Aging Holistically & Healthfully: How To Eat, Move & Sleep Through The Decades

Preventative healthcare is incredibly important, as many diseases and conditions can be caught early with the right tests and healthcare team. While you might associate preventative care with the elderly, tests are vital for disease screenings at all ages of adulthood. These include mammograms, colonoscopies, pap smears, annual wellness exams, and more. Preventative care, however, also includes what you’re eating, how you’re moving, and the habits you’re avoiding. Importantly, these differ from decade to decade, so take care to ensure you’re making a plan for yourself (with your doctor’s approval) as you age. Not sure where to start? Here’s your holistic health care guide through the years.


Preventative Healthcare In Your 20s

Most women and men in their 20s are still riding a faster metabolism, meaning that many take advantage of it by consuming calorie-ridden drinks, desserts, and fast food. Beyond having potentially negative effects on an internal level, these choices can become habits that are ultimately harder to kick as you approach your 30s. Think of your 20s as the time to prep: how do you want to eat? How do you wish to feel? With school, new careers, new relationships, dating, marriage, and new independence can come a reliance of fast food and a lack of exercise. Instead, think about incorporating more fruits and vegetables, more at-home meals, and getting blood tests somewhat regularly to check for optimal levels of vitamins and minerals like vitamin Diron, and calcium—this way you know where you’re starting. At the gym, aim to build muscle and work your cardiovascular system, less for looks and more for setting up your body with a strong foundation for decades to come. Outdoors, try joining a hiking, biking, or even trail running club. 

For mental health, find an outlet, whether that’s readingjournaling, painting, or simply chatting with friends. While it might be tempting to cut out on sleep in order to max out time spent with friends, aim to get between 7-9 hours a night.


Preventative Healthcare In Your 30s 

Every decade our basal metabolism drops, as this article explains, meaning that what you ate in your 20s won’t work as well in your 30s—that is, if you ate poorly. It’s not too late to turn things around, however. Center meals around plants, aiming to get in foods like vegetables, beans, cold water fish, healthful fats, and fiber-rich starches. Continue supporting your bones by consuming calcium-rich foods like sesame seeds, sardines, cheese, and even bone broth. If vegan, remember to supplement with any vitamins you might be missing in your diet.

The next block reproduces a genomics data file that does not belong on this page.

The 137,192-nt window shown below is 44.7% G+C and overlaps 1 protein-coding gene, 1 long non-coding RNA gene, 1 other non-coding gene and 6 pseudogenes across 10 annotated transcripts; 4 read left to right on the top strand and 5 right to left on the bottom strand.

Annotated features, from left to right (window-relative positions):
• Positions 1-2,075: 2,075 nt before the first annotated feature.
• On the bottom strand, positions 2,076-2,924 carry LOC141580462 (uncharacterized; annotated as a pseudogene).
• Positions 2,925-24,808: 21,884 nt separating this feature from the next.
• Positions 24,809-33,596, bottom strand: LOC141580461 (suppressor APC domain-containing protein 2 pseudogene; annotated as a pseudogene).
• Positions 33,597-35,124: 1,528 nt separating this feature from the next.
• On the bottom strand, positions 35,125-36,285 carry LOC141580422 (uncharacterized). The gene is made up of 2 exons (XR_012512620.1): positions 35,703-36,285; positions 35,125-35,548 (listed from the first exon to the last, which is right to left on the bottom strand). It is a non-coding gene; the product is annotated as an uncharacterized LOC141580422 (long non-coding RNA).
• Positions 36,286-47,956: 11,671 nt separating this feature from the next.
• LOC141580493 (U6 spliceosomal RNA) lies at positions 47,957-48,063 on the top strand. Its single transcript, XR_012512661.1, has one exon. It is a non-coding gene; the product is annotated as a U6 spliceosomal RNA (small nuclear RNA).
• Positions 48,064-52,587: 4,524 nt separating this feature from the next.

If you struggle with motivation to stay active, join a hiking, biking, or even walking group. Fitness classes that focus on strength-building or circuit workouts are beneficial for building strong bones, while yoga classes can keep you flexible and relaxed. Look to maximize sleep by syncing your sleep patterns with the circadian rhythm. 


Preventative Healthcare In Your 40s

The 40s can be the make-or-break decade: once your health has started to decline, it’s harder to get back on track—but that doesn’t make it impossible. As metabolism slows, continue to keep the digestive track in line by including plenty of fermented foods, high-quality proteins, and heart-healthy foods. Focus on consuming a wide array of vegetables, like bell peppers, cucumbers, eggplant, broccoli, cauliflower, kale, and plenty of leafy greens. In our 40s, most of us are better off financially than we were in our 30s, making it easier to buy organic foodsstart a garden, or take a few cooking classes. 

Tired of going to exercise classes? Find an activity you love and get outside. Outdoor activity can be a great stress relief, as well. 


Preventative Healthcare In Your 50s

It might feel like everyone around you is slowing down, but don’t stop now. This is the decade to continue regular exercise. Continue to strength train 1-2 times a week and aim for plenty of cardiovascular exercise in the form of swimming, walking, hiking, or biking. If free time is on the horizon, plan a vacation where you’re active, whether that’s walking through European cities or hiking the National Parks in the United States. 

Many people start having sleep issues in this decade, whether from menopause or other hormonal issues. Address this early on with your primary care doctor to find solutions that work for you. Try limiting screen time in the evening, meditatingaromatherapy, or reading before bed to help sleep come easier.


Preventative Healthcare In Your 60s & Beyond

Take care to eat well, enjoying food with friends and family. Focus on lean proteins, healthy fats, plenty of fruits and vegetables, and portion sizes appropriate to your activity level. Include plenty of high-fiber foods to keep the digestive tract moving.

With more free time, you may be eager to do more, but ensure you give yourself optimal recovery and rest between training sessions or arduous hikes. If you feel arthritis, look for ways to manage your pain holistically, like through turmeric or an anti-inflammatory diet, but continue to find ways to keep active. Yoga can be helpful, even as you age and feel less flexible. Most yoga studios offer a wide range of classes that are suitable for your activity level—find one that you love and keep at it. 


While aging is inevitable, eating well, moving often, and stressing less all go a long way in preventing—and in some cases decreasing—our risks for certain cancers and disorders. How do you stay active? Do you have tips for eating well? Share your ideas below!